The final stage of the UPSC led IAS exam is the Interview or the Personality Test. Generally, the interview lasts for about 20 minutes, where the candidate faces questions from various topics. 

It is generally conducted in the month of February and March.

The questions asked are meant to test your general awareness, etiquette, and overall personality. 

Focusing on your soft skills is the key to succeeding in the IAS Interview. 

 

Let’s jump on to what you should be prepared for. Starting with the introduction section, which has the most common set of questions:

  1. Tell us something about yourself.
  2. Where are you from? What is the place famous for?
  3. What is the meaning of your name?
  4. Tell us about your family.

In order to get this right, you need to prepare a 20 – 30 second responses. The deeper you go and the longer your answers are, the more chances are for you to get lost, and more set of weird set of questions will be targeted to you. 

 

Questions on Education:
  1. Which is your favourite or least favourite subject and why?
  2. What were your subjects in school and in college and why did you choose the same?
  3. Why did you choose XYZ college?
  4. Would you call yourself the best student? Why?
  5. Do you think the things taught in school are relevant in today’s life? Why?

It is advised that if you are not comfortable answering certain questions/don’t know an answer, it’s better to be humble and honest rather than bluffing.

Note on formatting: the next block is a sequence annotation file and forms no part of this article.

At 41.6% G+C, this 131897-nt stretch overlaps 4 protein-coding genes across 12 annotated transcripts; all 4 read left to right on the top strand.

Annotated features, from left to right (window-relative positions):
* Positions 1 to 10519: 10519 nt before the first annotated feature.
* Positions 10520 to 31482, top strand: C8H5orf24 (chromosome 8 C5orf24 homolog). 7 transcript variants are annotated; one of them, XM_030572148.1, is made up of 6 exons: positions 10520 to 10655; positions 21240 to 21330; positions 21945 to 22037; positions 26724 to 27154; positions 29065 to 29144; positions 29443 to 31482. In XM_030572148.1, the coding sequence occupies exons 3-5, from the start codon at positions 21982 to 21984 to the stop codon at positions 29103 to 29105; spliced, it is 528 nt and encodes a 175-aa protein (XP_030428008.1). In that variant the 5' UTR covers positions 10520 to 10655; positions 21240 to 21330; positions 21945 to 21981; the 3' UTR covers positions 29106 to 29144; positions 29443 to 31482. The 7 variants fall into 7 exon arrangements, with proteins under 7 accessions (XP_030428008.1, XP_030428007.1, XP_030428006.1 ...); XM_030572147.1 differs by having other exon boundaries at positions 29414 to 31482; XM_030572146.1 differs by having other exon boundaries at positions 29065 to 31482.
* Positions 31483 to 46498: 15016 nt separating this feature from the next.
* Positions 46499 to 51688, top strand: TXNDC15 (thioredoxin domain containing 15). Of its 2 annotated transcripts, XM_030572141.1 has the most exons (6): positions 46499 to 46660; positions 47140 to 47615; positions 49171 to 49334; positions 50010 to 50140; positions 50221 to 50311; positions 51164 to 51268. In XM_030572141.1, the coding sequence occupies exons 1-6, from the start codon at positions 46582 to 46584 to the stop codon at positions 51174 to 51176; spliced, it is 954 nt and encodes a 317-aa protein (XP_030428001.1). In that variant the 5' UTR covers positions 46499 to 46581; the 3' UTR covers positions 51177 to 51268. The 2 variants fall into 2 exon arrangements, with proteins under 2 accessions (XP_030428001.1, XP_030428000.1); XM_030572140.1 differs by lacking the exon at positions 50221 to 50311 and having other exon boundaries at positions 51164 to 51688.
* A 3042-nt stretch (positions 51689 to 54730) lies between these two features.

Current Affairs:
  1. What’s the most current news you know about?
  2. In the last few months, what are the issues you know about India or your state?

The only way to nail this is to be up-to-date with all kinds of news. One-dimensional answers are generally not appreciated, try sticking to the generics unless asked specifically.

UPSC InterviewWork:
  1. What was your job role?
  2. Why didn’t you continue with the job? Why do you suddenly want to become an IAS/IFS/IPS officer?

Questions related to job gap, short work experiences can also be asked.

 

Optional Subjects chosen in the exam:
  1. Why did you choose XYX as your optional paper?
  2. Why didn’t you choose your graduation subject as your optional? (if it’s different)

Certain questions related to the optional subject might also be asked. 

 

Hobbies:

This part goes tricky a lot of times. Let’s say your hobby is reading books. The panel may ask you your favourite author, and thus questions about the same author may follow. So be careful in what you say. 

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